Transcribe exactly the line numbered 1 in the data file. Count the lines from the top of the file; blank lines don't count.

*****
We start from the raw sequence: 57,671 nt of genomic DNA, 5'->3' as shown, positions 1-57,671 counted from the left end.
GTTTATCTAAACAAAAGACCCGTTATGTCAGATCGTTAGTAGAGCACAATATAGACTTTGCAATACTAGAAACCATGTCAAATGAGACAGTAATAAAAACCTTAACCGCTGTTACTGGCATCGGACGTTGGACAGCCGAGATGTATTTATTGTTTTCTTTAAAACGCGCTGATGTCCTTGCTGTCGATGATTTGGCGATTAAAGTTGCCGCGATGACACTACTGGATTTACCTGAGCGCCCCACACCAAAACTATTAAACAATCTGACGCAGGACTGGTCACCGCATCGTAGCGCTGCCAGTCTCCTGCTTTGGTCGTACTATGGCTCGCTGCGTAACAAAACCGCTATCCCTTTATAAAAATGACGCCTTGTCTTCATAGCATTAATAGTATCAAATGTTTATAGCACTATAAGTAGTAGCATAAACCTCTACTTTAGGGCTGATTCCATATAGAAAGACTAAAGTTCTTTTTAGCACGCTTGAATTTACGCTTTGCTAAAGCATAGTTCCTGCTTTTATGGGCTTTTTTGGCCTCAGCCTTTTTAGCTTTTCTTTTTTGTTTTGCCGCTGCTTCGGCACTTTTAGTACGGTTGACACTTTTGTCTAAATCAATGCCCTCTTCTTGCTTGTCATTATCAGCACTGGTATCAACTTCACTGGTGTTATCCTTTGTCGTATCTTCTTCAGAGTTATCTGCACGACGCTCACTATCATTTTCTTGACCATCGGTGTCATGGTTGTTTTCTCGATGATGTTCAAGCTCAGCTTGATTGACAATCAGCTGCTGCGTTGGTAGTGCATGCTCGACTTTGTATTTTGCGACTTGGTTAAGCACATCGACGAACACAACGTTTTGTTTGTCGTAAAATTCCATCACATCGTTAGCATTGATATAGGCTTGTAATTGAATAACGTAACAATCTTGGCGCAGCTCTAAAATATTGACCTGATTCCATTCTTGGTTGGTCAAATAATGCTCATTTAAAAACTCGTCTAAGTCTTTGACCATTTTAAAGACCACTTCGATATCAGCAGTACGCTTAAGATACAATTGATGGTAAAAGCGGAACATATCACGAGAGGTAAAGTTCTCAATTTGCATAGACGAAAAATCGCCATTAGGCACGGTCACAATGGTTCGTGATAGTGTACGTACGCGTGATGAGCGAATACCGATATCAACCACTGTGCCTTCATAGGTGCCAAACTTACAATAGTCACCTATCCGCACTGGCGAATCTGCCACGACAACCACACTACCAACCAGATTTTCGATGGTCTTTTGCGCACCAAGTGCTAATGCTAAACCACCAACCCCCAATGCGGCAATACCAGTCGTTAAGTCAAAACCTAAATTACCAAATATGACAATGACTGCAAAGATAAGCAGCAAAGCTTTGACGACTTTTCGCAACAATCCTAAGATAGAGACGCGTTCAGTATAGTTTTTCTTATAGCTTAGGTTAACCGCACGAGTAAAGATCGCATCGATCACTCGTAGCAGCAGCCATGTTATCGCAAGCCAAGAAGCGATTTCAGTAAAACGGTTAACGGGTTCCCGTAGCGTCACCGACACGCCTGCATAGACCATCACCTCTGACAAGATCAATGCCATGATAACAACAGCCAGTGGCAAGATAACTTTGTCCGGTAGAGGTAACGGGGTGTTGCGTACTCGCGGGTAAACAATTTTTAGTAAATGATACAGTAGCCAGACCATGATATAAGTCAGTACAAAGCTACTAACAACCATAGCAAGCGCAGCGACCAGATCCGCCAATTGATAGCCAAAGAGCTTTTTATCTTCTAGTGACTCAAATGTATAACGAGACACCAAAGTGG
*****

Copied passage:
We start from the raw sequence: 57,671 nt of genomic DNA, 5'->3' as shown, positions 1-57,671 counted from the left end.